Discover Nikkei

The Life of an American Sign Language interpreter — Part 2

Top to bottom: Shaun, Jaycia Shimizu, Grandma Elsie Shimizu, Cheryl Shimizu, Stanford Shimizu, Grandpa Stanley Shimizu, Uncle Eric Kimura, Aunty Iris Kimura. Bottom row: Marie Shimizu, Lucas Shimizu, Sherry Shimizu. (Photo courtesy of Shaun Shimizu)

Read Part 1 >>

Shimizu, who is 36 years old, said he enjoys working with older Deaf people around his parents’ or grandparents’ or godparents’ age, noting that younger kids and teenagers tend to use slang within ASL and make up new signs, and he sometimes doesn’t know what they’re talking about.

“The most important part of being an interpreter,” said Shimizu, “is providing that communication access.” He says that as a local person, he feels like it’s important to him to be there for the Deaf people who have lived on the islands all their life or have lived in Hawai‘i for a long time. “It’s almost like Pidgin, where you feel comfortable with somebody.”

Shimizu said he’s a typical local guy. He grew up racing and fixing-up cars with his dad, who worked as a mechanic for Nissan before becoming a postal worker. As early as he can remember, he was passing tools to his father as they worked on his dad’s classic reddish-orange 1967 Camaro, and later a light blue old Volkswagen bug. He recalls nights when his dad would let him drive around an empty park in Pearl City or around the block when he was 12. “We checked for traffic first,” he said with a laugh.

Shimizu also played volleyball since he was 13 and played in Pearl City’s Junior Varsity Volleyball team. Sometimes it was difficult to interact in sports.

“Back then, the hearing aid wasn’t as great as it is now,” he said. “You had to take it off if it got wet because if the hearing aid gets wet it becomes dysfunctional and you have to let it dry.” He remembers once getting hit in the head with a volleyball and the hearing aid “just flew off.”

But Shimizu said once he got his driver’s license, he fell in love with mechanics and all he wanted to do was work on or race his car. Back in high school, his dad bought him a maroon Honda Civic, which he would race at Hawaii Raceway Park by Campbell Industrial Park. After high school, he followed that passion to Honolulu Community College and Leeward Community College, earning an associates in auto repair.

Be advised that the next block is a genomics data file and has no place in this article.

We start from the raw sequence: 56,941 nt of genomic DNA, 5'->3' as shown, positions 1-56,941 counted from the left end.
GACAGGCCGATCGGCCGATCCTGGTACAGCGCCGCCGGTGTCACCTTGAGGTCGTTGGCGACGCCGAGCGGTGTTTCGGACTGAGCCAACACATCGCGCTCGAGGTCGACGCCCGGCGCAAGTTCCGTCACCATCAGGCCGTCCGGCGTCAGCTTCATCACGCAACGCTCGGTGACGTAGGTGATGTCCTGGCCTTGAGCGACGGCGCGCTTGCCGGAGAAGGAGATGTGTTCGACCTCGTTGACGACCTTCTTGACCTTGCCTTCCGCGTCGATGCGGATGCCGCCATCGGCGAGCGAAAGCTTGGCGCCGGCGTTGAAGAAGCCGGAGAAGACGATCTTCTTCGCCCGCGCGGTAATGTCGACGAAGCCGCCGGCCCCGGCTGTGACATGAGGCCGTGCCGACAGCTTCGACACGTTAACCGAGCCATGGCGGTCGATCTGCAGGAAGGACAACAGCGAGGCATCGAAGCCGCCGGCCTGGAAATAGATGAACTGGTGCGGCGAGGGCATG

These days, Shimizu surfs, likes going to the beach and spends Sundays off-roading with his wife, Jaycia, and 6-year-old son, Lucas, at Ka‘ena Point and driving around in his Toyota 4Runner and Toyota Tacoma. “Typical Hawai‘i life,” he laughed.

Shimizu, with his wife, Jaycia, and son, Lucas. (Photo courtesy of Shaun Shimizu)

Free time, however, is in short supply — during the week, he works at HIS in the mornings and at Pearl Harbor at night. His love for cars never wavered, and he spends a few hours one day a week working as a mechanic at MJ Motorsports in Waipio, lifting Toyotas and trucks.

When he’s not working or spending time with Jaycia, Lucas, and godparents, he’s also learning Japanese Sign Language from a friend’s wife and Korean Sign Language from his boss at HIS.

“A lot of people assume that sign language is just general but it’s like a regular language, you know?” Shimizu said, explaining that just like Korean, Japanese, and Chinese spoken languages each sound distinct, its sign language varies, too. “If you go to Australia, they have their own signs — everywhere is really different. I think it’s cool to learn.”

He explains that Japanese sign language, like the Japanese alphabet, combine letters like hiragana and katakana. For example, in ASL, he would sign each letter in Shimizu separately — fingerspelling seven different signs. But in JSL, he only needs to fingerspell three signs — shimizu. But, unlike spoken Japanese, with Japanese Sign Language, you don’t have to learn the Japanese words to understand the symbols.

Like Shimizu, Lucas’s first language was ASL. As early as three months, Shimizu would say “milk” and sign “milk” in ASL (opening and closing his fist a few times) and by eight months his son was communicating “milk” (and other signs) on his own.

Jaycia and Lucas are both hearing, and while they are still learning ASL, Shimizu often interprets for them with Deaf friends and family when they can’t translate a sign.

“[My son] cannot really express himself in sign language, but in some ways he can,” said Shimizu. “If other people are talking to him in sign language, he can understand, but then he’ll look at me and ask ‘Daddy, how do I sign this?’”